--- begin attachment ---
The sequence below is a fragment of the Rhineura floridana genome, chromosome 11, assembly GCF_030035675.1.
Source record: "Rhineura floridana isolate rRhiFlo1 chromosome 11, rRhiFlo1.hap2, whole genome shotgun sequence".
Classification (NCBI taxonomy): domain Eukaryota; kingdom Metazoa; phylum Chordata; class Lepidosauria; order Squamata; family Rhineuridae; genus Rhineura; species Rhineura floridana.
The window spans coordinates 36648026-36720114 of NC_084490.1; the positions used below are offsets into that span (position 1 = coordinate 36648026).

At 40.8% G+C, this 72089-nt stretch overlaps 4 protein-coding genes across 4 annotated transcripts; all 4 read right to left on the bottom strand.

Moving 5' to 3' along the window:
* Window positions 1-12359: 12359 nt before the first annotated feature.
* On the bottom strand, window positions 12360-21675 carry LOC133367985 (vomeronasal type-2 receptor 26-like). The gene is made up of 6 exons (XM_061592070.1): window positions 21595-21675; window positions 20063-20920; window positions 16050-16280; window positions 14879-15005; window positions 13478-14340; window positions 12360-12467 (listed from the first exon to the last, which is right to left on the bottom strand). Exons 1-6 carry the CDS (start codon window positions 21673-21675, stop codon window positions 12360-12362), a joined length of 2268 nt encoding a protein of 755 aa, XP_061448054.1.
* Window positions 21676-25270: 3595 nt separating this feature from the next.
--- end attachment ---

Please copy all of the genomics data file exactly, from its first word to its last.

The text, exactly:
The sequence below is a fragment of the Rhineura floridana genome, chromosome 11, assembly GCF_030035675.1.
Source record: "Rhineura floridana isolate rRhiFlo1 chromosome 11, rRhiFlo1.hap2, whole genome shotgun sequence".
Classification (NCBI taxonomy): domain Eukaryota; kingdom Metazoa; phylum Chordata; class Lepidosauria; order Squamata; family Rhineuridae; genus Rhineura; species Rhineura floridana.
The window spans coordinates 36648026-36720114 of NC_084490.1; the positions used below are offsets into that span (position 1 = coordinate 36648026).

At 40.8% G+C, this 72089-nt stretch overlaps 4 protein-coding genes across 4 annotated transcripts; all 4 read right to left on the bottom strand.

Moving 5' to 3' along the window:
* Window positions 1-12359: 12359 nt before the first annotated feature.
* On the bottom strand, window positions 12360-21675 carry LOC133367985 (vomeronasal type-2 receptor 26-like). The gene is made up of 6 exons (XM_061592070.1): window positions 21595-21675; window positions 20063-20920; window positions 16050-16280; window positions 14879-15005; window positions 13478-14340; window positions 12360-12467 (listed from the first exon to the last, which is right to left on the bottom strand). Exons 1-6 carry the CDS (start codon window positions 21673-21675, stop codon window positions 12360-12362), a joined length of 2268 nt encoding a protein of 755 aa, XP_061448054.1.
* Window positions 21676-25270: 3595 nt separating this feature from the next.